Let me explain: What caught the attention of the teens was something pretty simple – a small business, its proprietor and two guys in suits, enjoying a brief respite and the luxury of a shoeshine. Watching these kids who were capturing and even participating in this scene was inspiring as I thought of the background stories around me.

As we sat comfortably at the shoeshine stand, Jerry, a well-known and well-respected leader of business and philanthropy engaged our fellow capitalist, Vivian, with conversation. While polite and friendly, Jerry’s assiduous enquiry was deeper than the usually forgettable small talk. He asked Vivian, or “V” as she prefers, about her business. How did she get started? How long had she been in business? At what times of day or week was business best? Did she have plans for expansion?

Listening to the banter of these two business people, the sole-proprietor entrepreneur and the CEO whose business claims the name of a skyscraper, was inspirational — he with gracious, yet penetrating business questions, she with fast, detailed, proud answers. His questions and exchanges reflected the respect he inspires in those who know him well and those who know only of him. Her answers were inspirational because they reflected countless stories that have preceded hers – stories founded on the principles of hard work, risk taking, and the desire to improve one’s own lot in life.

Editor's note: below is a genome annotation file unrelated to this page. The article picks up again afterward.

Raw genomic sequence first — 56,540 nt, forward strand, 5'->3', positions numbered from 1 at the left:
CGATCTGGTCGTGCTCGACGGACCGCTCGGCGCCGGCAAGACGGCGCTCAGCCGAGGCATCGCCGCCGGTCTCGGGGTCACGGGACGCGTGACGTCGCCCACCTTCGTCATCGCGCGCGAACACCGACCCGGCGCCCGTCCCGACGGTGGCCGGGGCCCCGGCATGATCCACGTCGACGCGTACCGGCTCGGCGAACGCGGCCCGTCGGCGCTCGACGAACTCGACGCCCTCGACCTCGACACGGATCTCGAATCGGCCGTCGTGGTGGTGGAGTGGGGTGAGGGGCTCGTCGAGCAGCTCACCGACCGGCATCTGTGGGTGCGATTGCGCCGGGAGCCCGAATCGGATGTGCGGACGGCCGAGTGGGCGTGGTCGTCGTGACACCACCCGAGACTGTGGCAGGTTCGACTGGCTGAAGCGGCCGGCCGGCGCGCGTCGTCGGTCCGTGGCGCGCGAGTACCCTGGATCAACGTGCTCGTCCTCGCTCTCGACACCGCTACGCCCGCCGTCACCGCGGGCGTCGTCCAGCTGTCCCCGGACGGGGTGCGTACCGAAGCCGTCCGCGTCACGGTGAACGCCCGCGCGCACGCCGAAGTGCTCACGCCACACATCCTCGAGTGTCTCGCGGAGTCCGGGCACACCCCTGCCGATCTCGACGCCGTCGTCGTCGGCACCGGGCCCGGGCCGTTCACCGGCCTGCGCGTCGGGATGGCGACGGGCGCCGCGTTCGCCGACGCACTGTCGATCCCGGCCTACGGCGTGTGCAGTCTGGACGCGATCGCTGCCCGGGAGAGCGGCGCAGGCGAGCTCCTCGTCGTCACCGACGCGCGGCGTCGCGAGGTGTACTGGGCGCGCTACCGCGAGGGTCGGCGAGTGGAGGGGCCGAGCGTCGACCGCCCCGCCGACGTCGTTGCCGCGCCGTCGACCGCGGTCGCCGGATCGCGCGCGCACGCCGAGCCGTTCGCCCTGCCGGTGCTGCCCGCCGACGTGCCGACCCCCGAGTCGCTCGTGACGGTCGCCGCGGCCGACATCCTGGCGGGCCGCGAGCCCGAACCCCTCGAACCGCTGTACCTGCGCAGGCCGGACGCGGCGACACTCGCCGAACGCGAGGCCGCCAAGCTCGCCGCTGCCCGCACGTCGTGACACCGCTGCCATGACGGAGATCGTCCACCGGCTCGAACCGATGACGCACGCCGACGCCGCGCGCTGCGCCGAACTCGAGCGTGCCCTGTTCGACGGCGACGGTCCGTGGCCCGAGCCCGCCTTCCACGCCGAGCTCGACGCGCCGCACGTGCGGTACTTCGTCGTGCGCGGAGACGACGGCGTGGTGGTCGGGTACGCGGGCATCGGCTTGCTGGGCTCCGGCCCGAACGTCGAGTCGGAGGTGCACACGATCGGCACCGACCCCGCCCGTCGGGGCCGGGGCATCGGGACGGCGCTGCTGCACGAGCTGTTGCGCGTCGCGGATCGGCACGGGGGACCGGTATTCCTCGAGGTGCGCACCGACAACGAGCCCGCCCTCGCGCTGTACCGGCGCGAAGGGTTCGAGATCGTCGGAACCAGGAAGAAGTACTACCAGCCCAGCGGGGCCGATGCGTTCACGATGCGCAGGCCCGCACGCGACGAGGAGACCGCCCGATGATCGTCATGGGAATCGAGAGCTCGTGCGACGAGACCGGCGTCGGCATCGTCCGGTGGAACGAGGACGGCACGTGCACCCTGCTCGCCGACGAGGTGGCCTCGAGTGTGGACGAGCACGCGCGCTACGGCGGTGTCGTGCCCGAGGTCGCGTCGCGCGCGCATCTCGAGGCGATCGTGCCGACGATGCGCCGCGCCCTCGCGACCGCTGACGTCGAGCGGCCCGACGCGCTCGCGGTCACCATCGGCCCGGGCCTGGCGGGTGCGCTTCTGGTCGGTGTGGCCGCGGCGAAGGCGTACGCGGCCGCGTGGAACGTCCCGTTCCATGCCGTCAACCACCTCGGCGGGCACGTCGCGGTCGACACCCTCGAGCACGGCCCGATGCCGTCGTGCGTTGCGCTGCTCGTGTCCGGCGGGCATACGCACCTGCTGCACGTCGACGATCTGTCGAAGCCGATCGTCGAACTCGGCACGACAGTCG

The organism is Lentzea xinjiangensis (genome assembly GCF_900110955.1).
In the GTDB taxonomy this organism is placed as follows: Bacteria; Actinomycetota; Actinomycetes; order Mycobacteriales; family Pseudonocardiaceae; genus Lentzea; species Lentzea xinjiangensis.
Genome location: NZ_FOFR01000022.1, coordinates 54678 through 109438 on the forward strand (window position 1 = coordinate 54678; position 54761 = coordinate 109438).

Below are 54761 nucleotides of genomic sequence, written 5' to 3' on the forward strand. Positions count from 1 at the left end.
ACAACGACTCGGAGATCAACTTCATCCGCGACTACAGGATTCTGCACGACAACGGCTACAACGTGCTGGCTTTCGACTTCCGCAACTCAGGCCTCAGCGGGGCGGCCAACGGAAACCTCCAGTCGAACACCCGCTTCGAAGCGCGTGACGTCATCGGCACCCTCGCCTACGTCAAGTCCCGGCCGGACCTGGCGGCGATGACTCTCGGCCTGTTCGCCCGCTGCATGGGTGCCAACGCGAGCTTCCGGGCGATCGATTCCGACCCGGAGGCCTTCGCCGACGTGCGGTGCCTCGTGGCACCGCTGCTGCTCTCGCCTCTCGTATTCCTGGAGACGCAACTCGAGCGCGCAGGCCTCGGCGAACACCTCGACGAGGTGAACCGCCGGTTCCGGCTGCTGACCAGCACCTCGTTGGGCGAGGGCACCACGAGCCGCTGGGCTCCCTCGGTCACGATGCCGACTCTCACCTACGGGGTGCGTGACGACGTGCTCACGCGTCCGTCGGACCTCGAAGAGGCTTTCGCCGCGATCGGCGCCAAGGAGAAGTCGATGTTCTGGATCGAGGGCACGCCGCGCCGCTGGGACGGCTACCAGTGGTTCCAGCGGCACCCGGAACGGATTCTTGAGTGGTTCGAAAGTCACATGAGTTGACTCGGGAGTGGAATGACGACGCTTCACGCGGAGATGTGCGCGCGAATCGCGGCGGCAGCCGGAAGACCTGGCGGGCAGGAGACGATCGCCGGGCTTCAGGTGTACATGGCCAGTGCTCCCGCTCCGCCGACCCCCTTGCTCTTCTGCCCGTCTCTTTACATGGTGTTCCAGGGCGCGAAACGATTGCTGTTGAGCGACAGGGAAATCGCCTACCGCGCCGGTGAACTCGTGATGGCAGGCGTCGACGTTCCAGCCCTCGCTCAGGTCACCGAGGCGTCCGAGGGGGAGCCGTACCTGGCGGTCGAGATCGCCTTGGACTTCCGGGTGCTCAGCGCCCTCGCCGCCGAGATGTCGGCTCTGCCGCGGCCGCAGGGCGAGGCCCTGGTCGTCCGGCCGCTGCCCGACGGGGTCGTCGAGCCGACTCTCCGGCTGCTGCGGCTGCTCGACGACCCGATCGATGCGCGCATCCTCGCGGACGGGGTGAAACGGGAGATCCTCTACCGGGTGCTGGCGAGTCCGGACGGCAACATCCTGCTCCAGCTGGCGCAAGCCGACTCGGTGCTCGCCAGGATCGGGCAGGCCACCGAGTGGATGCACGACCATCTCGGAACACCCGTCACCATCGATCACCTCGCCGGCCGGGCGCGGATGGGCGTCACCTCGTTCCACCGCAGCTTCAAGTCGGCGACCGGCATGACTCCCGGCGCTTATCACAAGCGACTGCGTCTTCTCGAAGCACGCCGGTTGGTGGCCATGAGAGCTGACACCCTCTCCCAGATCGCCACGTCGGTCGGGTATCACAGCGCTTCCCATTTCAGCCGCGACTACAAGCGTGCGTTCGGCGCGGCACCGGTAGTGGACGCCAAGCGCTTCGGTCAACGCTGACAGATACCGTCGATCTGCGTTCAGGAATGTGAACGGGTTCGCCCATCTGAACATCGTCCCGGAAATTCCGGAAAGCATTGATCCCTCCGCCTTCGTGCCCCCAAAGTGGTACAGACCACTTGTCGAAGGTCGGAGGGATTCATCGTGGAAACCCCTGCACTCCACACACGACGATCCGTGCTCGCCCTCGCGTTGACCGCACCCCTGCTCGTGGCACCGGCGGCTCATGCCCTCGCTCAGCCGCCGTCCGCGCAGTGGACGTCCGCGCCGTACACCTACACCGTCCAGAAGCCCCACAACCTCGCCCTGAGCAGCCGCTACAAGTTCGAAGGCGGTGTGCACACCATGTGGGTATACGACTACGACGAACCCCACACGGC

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Reason Magazine Takes “Clearer Look” at Health Care Reform

"We have this insane system now where you need health care, you’re the buyer, I’m the doctor, I’m the seller of health care — and somebody else pays the bill. Who the heck is gonna shop for price when somebody else is paying the bill? … I think Lasik (eye surgery) can act as a model for health care reform." – Dr. Robert Maloney

In the video at the bottom of this post, Reason Magazine also makes an interesting case about how, traditionally, the length of time the average worker has had to work to afford certain things in America, from food to jeans to electricity, has dramatically decreased based on competition-induced price drops. They contend, like many, that applying these free market principles to health care would have the same impact.